...It would be to get rid of the finite degrees and certifications that are offered as the reward for paying outrageous sums of money for current higher education.
Degrees only mean that you have passed someone else's criteria... which is all in the past tense.The person evaluating you had to learn it... and then teach it to you.
Technology is part of our everyday world now, more so for the generation growing up.
Most academics are behind simply for lack of time to invest in learning new technology if not techno-phobic. But let's say they did set some time up and learned something useful for our current functional climate. It could take them a year to master the new technology and create a course that fits a model that would allow for someone else to assess its validity, get approval to present the course, and log it into a curriculum. Only after all that are they allowed to teach it. That would be at a minimum 18 months.
Technology doubles every 18 months. Hence the validity of that course is already extremely outdated by the time a student takes the course, to add to his degree, so that when they graduate they are totally antiquated.
Lets make education fluid. Set up universities as mentor/monitoring stations. No longer offering formal lecture classes but offering direction, resources, and recording students efforts, and the results of those efforts... so there is no end point.
Have 3 Ratings:
1. A Propensity to Learn Rating: This is how fast a person learns, unlearns and relearns, which is of course what this next generation is going to have to face in this rapidly changing world.
2. Communication Levels: Record of team building efforts, participation, public speaking, blogging, emails if submitted, how the social component of the individual interacts.
3. Record of Efforts in Action: Everything that you do that you wish recorded goes to the university database for component analysis. If you gardened for an hour... what are the skills used to create the garden. Planning, math on lay out, hand dexterity, ground workings, landscaping. Tons of components could be broken down for that one task. (I am thinking Taylor's manufacturing-processes level analysis.)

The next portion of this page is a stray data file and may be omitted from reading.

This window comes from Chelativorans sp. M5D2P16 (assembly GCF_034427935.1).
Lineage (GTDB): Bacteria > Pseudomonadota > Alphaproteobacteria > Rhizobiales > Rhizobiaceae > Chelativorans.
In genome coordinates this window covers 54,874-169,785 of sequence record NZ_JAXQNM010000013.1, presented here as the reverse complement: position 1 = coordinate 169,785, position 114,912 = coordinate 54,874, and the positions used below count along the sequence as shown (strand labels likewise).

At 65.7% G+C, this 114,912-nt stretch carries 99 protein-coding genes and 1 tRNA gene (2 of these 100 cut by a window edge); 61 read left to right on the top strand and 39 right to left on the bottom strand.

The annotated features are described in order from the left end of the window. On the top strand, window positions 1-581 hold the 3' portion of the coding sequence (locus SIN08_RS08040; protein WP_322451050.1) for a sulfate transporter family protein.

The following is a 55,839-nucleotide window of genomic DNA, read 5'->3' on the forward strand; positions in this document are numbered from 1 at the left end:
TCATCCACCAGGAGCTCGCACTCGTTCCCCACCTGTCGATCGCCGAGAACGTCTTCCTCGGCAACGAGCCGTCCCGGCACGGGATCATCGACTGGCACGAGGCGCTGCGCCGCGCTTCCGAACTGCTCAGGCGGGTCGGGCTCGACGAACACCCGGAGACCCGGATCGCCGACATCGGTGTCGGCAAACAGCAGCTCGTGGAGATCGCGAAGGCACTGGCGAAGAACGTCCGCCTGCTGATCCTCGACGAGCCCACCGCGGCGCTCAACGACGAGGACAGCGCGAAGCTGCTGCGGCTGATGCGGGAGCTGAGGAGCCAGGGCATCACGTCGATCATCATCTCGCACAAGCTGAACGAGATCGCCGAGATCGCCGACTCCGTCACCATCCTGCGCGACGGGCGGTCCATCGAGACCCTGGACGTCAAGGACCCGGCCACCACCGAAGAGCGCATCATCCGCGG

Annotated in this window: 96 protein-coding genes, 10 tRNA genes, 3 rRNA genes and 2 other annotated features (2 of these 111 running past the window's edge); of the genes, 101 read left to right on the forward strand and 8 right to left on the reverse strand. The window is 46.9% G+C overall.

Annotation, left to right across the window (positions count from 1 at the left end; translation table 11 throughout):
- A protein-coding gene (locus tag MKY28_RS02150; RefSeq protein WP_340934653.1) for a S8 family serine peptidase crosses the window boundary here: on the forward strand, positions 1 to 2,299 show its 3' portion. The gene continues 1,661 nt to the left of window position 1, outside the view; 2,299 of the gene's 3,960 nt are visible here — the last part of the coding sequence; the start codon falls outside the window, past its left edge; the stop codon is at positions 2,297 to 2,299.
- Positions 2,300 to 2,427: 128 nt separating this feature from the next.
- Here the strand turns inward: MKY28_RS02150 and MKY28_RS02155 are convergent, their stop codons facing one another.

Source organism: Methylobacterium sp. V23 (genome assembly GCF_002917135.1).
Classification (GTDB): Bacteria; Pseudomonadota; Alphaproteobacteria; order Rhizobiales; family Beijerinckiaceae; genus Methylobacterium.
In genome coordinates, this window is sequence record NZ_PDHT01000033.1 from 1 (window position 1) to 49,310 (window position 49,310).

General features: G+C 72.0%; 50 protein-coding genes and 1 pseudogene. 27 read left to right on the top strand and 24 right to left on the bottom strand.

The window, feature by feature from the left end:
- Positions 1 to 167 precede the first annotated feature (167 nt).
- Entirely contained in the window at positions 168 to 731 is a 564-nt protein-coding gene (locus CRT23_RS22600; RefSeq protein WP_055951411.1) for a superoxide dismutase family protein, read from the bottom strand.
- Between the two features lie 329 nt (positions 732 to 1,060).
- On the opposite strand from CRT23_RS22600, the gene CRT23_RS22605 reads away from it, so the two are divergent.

These then are searchable to anyone you give permission... such as making your resume available online & validated by the university.
Anything you wish the university to record of your research online, the books you read, you just connect to the system while you do it. The hours are logged.
If you have a Propensity to Learn Rating of 100 and spent 7 hrs doing something, but the down-the-street guy spent 7 hrs and had a rating of 200, the probability that he learned more from the experience is high.
Then when someone needs to find someone who would be good at doing widget configs that have never been done before they look for the components of a person's capability. Do they learn fast, can they work in a team, how good are they with their hands?
NOW we have something usable by corporations, students, and society. That is Education! Learning by doing and knowing everything you do is of value and encourage people to be lifelong learners.
Education would no longer be penalizing the doers and the ones without funds. No longer would the cookie-cutter drones turned out by academia somehow be MORE valid than the doers and the creators. Everyone would have access to a system of validity for whatever time they wish to have logged into the system.
There is nothing more outlandish than to tell someone who has been doing something for years and is expert at something, that they don't know what they are doing -- based on the fact that they haven't paid exorbitant amounts of money to get a piece of paper from someone who has spent only a fraction of their time "doing" the very same thing in which they are an expert.
Sorry, if I get a little Over-The-Top on this subject matter, but I HATE dysfunction.